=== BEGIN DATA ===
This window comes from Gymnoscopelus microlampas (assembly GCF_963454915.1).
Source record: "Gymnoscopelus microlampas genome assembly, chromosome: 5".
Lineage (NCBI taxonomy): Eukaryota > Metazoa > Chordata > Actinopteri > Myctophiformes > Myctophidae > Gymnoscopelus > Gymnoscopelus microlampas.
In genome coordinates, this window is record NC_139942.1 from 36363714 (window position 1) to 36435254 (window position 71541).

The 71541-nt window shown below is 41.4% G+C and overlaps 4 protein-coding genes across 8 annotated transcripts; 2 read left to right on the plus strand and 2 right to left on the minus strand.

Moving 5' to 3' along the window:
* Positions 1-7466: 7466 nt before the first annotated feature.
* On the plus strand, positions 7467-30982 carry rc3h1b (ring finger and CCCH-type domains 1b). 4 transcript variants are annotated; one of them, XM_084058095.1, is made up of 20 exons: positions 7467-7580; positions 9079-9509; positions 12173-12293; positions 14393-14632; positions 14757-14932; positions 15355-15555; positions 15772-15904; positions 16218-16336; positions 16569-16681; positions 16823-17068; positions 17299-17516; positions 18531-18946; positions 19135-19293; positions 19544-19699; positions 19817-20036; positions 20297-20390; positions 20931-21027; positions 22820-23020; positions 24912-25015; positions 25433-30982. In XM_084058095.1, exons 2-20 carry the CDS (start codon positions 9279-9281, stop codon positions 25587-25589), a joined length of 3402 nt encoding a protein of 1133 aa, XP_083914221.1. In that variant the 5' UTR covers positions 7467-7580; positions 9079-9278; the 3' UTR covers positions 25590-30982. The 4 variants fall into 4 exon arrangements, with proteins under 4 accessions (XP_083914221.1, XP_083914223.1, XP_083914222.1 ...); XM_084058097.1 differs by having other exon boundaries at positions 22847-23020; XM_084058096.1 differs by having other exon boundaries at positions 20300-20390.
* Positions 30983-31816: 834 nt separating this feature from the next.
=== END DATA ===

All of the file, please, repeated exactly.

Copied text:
This window comes from Gymnoscopelus microlampas (assembly GCF_963454915.1).
Source record: "Gymnoscopelus microlampas genome assembly, chromosome: 5".
Lineage (NCBI taxonomy): Eukaryota > Metazoa > Chordata > Actinopteri > Myctophiformes > Myctophidae > Gymnoscopelus > Gymnoscopelus microlampas.
In genome coordinates, this window is record NC_139942.1 from 36363714 (window position 1) to 36435254 (window position 71541).

The 71541-nt window shown below is 41.4% G+C and overlaps 4 protein-coding genes across 8 annotated transcripts; 2 read left to right on the plus strand and 2 right to left on the minus strand.

Moving 5' to 3' along the window:
* Positions 1-7466: 7466 nt before the first annotated feature.
* On the plus strand, positions 7467-30982 carry rc3h1b (ring finger and CCCH-type domains 1b). 4 transcript variants are annotated; one of them, XM_084058095.1, is made up of 20 exons: positions 7467-7580; positions 9079-9509; positions 12173-12293; positions 14393-14632; positions 14757-14932; positions 15355-15555; positions 15772-15904; positions 16218-16336; positions 16569-16681; positions 16823-17068; positions 17299-17516; positions 18531-18946; positions 19135-19293; positions 19544-19699; positions 19817-20036; positions 20297-20390; positions 20931-21027; positions 22820-23020; positions 24912-25015; positions 25433-30982. In XM_084058095.1, exons 2-20 carry the CDS (start codon positions 9279-9281, stop codon positions 25587-25589), a joined length of 3402 nt encoding a protein of 1133 aa, XP_083914221.1. In that variant the 5' UTR covers positions 7467-7580; positions 9079-9278; the 3' UTR covers positions 25590-30982. The 4 variants fall into 4 exon arrangements, with proteins under 4 accessions (XP_083914221.1, XP_083914223.1, XP_083914222.1 ...); XM_084058097.1 differs by having other exon boundaries at positions 22847-23020; XM_084058096.1 differs by having other exon boundaries at positions 20300-20390.
* Positions 30983-31816: 834 nt separating this feature from the next.